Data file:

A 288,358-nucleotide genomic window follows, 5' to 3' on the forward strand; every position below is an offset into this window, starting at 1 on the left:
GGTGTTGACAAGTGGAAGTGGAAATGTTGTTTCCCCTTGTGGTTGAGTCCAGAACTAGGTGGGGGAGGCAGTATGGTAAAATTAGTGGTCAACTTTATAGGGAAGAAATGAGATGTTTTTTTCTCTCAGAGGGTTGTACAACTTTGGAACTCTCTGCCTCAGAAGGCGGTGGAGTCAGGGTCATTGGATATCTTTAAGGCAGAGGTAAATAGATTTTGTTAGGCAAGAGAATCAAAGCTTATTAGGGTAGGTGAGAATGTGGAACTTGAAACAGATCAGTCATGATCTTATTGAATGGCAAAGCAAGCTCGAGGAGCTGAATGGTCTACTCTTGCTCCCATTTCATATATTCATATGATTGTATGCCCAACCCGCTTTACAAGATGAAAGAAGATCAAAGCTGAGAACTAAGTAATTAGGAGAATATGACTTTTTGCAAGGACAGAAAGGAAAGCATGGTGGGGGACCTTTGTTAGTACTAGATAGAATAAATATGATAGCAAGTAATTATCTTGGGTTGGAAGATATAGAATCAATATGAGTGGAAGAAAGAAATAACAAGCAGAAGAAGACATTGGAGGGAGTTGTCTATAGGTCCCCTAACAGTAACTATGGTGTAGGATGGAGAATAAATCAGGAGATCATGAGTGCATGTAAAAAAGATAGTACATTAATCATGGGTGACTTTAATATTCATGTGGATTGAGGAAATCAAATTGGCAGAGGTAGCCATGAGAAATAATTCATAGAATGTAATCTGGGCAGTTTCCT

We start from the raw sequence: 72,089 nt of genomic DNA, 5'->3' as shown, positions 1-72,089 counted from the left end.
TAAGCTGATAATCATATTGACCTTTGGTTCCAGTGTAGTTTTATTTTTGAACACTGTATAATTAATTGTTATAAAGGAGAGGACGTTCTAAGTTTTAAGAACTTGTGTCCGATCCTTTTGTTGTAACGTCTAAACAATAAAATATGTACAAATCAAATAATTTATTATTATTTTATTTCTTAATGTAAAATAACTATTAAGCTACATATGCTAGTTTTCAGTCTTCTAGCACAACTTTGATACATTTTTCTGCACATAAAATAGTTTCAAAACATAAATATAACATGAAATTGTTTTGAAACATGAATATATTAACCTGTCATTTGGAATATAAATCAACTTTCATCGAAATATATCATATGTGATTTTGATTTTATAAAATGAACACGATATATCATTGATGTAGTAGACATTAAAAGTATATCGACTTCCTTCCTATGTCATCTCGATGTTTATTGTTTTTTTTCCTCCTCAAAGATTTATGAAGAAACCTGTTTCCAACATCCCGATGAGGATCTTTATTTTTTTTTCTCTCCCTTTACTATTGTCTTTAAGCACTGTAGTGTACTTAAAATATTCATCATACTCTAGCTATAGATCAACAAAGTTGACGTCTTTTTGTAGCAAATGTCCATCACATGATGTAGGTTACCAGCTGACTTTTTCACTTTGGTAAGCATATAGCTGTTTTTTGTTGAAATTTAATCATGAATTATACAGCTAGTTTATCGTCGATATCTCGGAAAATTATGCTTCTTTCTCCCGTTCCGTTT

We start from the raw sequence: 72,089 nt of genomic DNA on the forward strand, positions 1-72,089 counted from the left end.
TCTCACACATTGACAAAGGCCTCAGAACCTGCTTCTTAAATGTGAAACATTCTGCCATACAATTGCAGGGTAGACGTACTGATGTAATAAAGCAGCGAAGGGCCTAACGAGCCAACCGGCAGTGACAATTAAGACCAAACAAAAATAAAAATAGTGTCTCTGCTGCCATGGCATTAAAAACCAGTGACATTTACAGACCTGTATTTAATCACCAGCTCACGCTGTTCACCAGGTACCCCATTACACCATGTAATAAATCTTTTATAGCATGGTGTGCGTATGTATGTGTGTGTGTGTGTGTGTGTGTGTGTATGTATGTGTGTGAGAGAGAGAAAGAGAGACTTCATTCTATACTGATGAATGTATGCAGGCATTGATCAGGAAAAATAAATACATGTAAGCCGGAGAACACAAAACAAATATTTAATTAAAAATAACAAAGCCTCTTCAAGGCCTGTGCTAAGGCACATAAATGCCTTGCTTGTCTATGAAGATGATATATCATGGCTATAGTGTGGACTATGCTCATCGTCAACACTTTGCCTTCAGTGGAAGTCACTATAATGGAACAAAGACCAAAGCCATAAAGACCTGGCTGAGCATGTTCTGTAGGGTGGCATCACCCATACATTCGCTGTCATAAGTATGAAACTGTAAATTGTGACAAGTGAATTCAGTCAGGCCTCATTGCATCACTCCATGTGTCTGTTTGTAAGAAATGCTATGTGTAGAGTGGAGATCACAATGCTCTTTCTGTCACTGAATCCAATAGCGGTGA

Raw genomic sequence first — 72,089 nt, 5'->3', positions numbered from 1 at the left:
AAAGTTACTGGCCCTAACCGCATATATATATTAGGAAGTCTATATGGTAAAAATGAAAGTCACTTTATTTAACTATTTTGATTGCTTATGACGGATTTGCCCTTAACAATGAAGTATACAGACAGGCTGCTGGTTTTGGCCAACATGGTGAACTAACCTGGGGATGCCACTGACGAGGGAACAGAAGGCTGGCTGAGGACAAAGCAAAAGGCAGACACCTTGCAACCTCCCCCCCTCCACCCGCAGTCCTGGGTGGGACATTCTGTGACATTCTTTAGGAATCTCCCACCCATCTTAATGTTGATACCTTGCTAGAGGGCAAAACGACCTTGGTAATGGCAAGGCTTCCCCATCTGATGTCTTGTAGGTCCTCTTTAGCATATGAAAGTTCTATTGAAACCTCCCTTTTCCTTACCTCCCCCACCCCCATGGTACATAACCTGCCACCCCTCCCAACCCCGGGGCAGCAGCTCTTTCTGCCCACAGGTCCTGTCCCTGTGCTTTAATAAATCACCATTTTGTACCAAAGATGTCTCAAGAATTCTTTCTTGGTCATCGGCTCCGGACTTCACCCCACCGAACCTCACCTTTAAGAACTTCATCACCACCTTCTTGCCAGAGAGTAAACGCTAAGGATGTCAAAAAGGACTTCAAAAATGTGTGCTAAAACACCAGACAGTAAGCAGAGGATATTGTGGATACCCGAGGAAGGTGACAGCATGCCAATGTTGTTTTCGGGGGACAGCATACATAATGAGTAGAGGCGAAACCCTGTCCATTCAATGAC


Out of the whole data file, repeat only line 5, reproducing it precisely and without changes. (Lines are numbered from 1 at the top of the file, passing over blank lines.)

We start from the raw sequence: 72,089 nt of genomic DNA on the forward strand, positions 1-72,089 counted from the left end.